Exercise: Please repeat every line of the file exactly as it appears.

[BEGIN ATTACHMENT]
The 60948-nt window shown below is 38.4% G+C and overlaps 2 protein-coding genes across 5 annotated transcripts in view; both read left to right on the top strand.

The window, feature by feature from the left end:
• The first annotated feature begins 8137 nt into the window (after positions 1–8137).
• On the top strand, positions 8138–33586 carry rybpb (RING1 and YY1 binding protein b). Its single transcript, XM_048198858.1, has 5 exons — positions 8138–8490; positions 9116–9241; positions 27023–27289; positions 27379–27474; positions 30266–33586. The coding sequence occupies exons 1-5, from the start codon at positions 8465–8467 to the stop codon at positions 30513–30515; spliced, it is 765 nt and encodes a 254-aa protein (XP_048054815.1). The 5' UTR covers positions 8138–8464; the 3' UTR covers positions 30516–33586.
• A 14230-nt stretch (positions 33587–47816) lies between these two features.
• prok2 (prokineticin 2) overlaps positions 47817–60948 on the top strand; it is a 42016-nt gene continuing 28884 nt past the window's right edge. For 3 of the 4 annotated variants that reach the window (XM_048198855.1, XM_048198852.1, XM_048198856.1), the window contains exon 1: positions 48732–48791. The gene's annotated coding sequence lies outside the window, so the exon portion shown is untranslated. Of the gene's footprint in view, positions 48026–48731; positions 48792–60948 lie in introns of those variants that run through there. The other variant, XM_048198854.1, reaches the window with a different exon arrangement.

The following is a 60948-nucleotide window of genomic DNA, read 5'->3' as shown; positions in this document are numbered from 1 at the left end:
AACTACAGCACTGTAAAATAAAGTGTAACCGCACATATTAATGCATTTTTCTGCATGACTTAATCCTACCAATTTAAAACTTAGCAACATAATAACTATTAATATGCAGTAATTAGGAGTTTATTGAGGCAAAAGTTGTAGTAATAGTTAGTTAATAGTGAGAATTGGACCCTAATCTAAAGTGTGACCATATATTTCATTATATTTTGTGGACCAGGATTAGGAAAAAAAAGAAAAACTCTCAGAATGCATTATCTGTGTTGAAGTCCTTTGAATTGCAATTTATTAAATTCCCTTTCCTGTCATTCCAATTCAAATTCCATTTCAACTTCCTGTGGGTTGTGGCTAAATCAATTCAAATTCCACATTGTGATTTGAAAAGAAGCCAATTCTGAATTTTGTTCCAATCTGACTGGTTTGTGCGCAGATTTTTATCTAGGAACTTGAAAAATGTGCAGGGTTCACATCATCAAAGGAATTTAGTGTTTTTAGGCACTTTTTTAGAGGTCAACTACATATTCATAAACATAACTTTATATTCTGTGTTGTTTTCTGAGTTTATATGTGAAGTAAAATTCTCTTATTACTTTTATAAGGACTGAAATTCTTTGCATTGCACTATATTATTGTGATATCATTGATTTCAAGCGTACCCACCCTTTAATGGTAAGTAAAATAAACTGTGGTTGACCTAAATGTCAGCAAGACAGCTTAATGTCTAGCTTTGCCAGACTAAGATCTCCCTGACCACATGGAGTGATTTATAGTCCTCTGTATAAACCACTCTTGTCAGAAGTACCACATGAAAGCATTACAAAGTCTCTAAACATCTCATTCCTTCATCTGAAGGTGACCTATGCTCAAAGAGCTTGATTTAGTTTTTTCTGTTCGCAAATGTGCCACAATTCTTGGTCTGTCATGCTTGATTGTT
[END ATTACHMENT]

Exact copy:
The 60948-nt window shown below is 38.4% G+C and overlaps 2 protein-coding genes across 5 annotated transcripts in view; both read left to right on the top strand.

The window, feature by feature from the left end:
• The first annotated feature begins 8137 nt into the window (after positions 1–8137).
• On the top strand, positions 8138–33586 carry rybpb (RING1 and YY1 binding protein b). Its single transcript, XM_048198858.1, has 5 exons — positions 8138–8490; positions 9116–9241; positions 27023–27289; positions 27379–27474; positions 30266–33586. The coding sequence occupies exons 1-5, from the start codon at positions 8465–8467 to the stop codon at positions 30513–30515; spliced, it is 765 nt and encodes a 254-aa protein (XP_048054815.1). The 5' UTR covers positions 8138–8464; the 3' UTR covers positions 30516–33586.
• A 14230-nt stretch (positions 33587–47816) lies between these two features.
• prok2 (prokineticin 2) overlaps positions 47817–60948 on the top strand; it is a 42016-nt gene continuing 28884 nt past the window's right edge. For 3 of the 4 annotated variants that reach the window (XM_048198855.1, XM_048198852.1, XM_048198856.1), the window contains exon 1: positions 48732–48791. The gene's annotated coding sequence lies outside the window, so the exon portion shown is untranslated. Of the gene's footprint in view, positions 48026–48731; positions 48792–60948 lie in introns of those variants that run through there. The other variant, XM_048198854.1, reaches the window with a different exon arrangement.

The following is a 60948-nucleotide window of genomic DNA, read 5'->3' as shown; positions in this document are numbered from 1 at the left end:
AACTACAGCACTGTAAAATAAAGTGTAACCGCACATATTAATGCATTTTTCTGCATGACTTAATCCTACCAATTTAAAACTTAGCAACATAATAACTATTAATATGCAGTAATTAGGAGTTTATTGAGGCAAAAGTTGTAGTAATAGTTAGTTAATAGTGAGAATTGGACCCTAATCTAAAGTGTGACCATATATTTCATTATATTTTGTGGACCAGGATTAGGAAAAAAAAGAAAAACTCTCAGAATGCATTATCTGTGTTGAAGTCCTTTGAATTGCAATTTATTAAATTCCCTTTCCTGTCATTCCAATTCAAATTCCATTTCAACTTCCTGTGGGTTGTGGCTAAATCAATTCAAATTCCACATTGTGATTTGAAAAGAAGCCAATTCTGAATTTTGTTCCAATCTGACTGGTTTGTGCGCAGATTTTTATCTAGGAACTTGAAAAATGTGCAGGGTTCACATCATCAAAGGAATTTAGTGTTTTTAGGCACTTTTTTAGAGGTCAACTACATATTCATAAACATAACTTTATATTCTGTGTTGTTTTCTGAGTTTATATGTGAAGTAAAATTCTCTTATTACTTTTATAAGGACTGAAATTCTTTGCATTGCACTATATTATTGTGATATCATTGATTTCAAGCGTACCCACCCTTTAATGGTAAGTAAAATAAACTGTGGTTGACCTAAATGTCAGCAAGACAGCTTAATGTCTAGCTTTGCCAGACTAAGATCTCCCTGACCACATGGAGTGATTTATAGTCCTCTGTATAAACCACTCTTGTCAGAAGTACCACATGAAAGCATTACAAAGTCTCTAAACATCTCATTCCTTCATCTGAAGGTGACCTATGCTCAAAGAGCTTGATTTAGTTTTTTCTGTTCGCAAATGTGCCACAATTCTTGGTCTGTCATGCTTGATTGTT